One of the main benefits of Chapter 11 bankruptcy is the ability for a company to reorganize and restructure its debt so that it may remain profitable for shareholders and employees. Chapter 11- or more likely, Chapter 13 can be a great tool for individuals and businesses to get their financial house in order. 

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Let Detroit Go Bankrupt!

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If you have been paying attention to the presidential campaign here in the United States the past few weeks, or have even watched a television commercial in the past few months, chances are you have heard President Obama attack Mitt Romney for his position on the auto companies. In the past 7 days at the gym I have seen over 100 campaign ads and more than half of them quote Romney as saying “Let Detroit Go Bankrupt.”

When the financial panic began in 2008, both Romney and Obama stated that they wanted the auto industry to go through a managed bankruptcy in order to remain competitive, viable companies. In fact, Obama actually did take the companies through a managed bankruptcy and provided substantial government loans to help them through it. The only difference between Obama’s plans and Romney’s, is that Romney would have had private companies issue the loans, rather than the government. Either way- the bankruptcy was extremely effective, the government loans were quickly repaid, and the auto industry is back on its feet again.

There are two different things that come to mind when I read the stories from the campaigns about “letting Detroit go bankrupt.” First- is the stigma that still follows the word “bankruptcy” and second- the reality of bankruptcy being an amazing financial tool for companies and individuals to get back on their feet.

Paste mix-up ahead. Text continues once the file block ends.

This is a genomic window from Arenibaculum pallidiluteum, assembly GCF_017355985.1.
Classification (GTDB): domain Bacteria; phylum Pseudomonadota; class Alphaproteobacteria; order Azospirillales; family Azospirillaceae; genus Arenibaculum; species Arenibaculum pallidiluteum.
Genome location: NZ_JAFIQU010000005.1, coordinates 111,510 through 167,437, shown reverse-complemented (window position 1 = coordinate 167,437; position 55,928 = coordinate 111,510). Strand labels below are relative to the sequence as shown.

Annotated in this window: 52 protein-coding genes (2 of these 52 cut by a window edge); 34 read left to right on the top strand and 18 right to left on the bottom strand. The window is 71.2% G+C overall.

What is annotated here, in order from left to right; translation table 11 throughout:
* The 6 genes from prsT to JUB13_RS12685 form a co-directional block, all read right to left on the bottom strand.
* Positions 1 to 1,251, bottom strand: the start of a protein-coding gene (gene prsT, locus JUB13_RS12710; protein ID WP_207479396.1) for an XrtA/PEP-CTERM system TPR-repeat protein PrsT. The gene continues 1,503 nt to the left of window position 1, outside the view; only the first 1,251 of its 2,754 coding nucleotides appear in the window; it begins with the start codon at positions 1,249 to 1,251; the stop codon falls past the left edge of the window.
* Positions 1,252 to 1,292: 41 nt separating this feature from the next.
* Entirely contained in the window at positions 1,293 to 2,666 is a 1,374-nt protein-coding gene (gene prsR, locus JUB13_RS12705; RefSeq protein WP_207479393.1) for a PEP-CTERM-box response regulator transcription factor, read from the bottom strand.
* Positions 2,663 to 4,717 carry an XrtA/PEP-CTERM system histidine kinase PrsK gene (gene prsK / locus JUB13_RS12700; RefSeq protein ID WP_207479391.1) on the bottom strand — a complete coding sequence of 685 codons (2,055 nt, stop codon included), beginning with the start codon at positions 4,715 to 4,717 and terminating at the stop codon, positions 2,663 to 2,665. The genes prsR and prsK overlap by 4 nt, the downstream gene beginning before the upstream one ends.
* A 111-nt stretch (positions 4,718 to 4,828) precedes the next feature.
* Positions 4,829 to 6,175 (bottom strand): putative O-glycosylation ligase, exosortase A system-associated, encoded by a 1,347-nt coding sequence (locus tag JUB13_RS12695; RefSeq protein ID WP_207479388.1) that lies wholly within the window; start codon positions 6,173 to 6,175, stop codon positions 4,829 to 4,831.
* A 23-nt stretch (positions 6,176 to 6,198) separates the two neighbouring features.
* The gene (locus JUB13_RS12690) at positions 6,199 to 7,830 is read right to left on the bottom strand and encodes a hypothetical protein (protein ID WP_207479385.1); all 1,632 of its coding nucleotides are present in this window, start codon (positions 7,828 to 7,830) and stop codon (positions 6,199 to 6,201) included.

A few months ago, I blogged about ‘the sigma’ that filing bankruptcy seems to create. It is a complete myth. See the article here: The Stigma.

Millions of people file for bankruptcy every year. Many famous people (my hero- Abraham Lincoln included) at some point in their life file for bankruptcy protection. The point- bankruptcy is a financial decision, not a moral one. Filing for bankruptcy says nothing about you as a person or the value you have to the people around you. In fact, for many people, filing for bankruptcy is the last step they have to protect their ability to provide for their family.

The most important lesson we can learn about the auto industry filing for bankruptcy is that bankruptcy can rescue you from financial ruin, just like it did the auto industry. Bankruptcy gives you the ability to discharge your debts and to get a fresh start. If its good enough for the American car- then why not you and your family?

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Free Legal Clinic

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Our office is sponsoring a free legal clinic at the Action Recovery Group. Action Recovery Group is a treatment center for chemical dependency located in South Ogden. Read more about the center here. Rick Visser is the main counselor there and he is one of the best in Utah. I recommend him to all my clients and friends going through problems with addiction. 

Our next session of our legal clinic will be tomorrow (10/17/2012) at 8:00pm. The clinic will run for an hour and you will have the opportunity to seek free legal advice. The areas of law that will be discussed is bankruptcy, criminal defense, and family law (divorce/custody). The location is 1708 E. 5500 S. Ogden, UT 84403. It is right above Starbucks off of Harrison and Combe Road. Call (801) 781-2026 with any questions.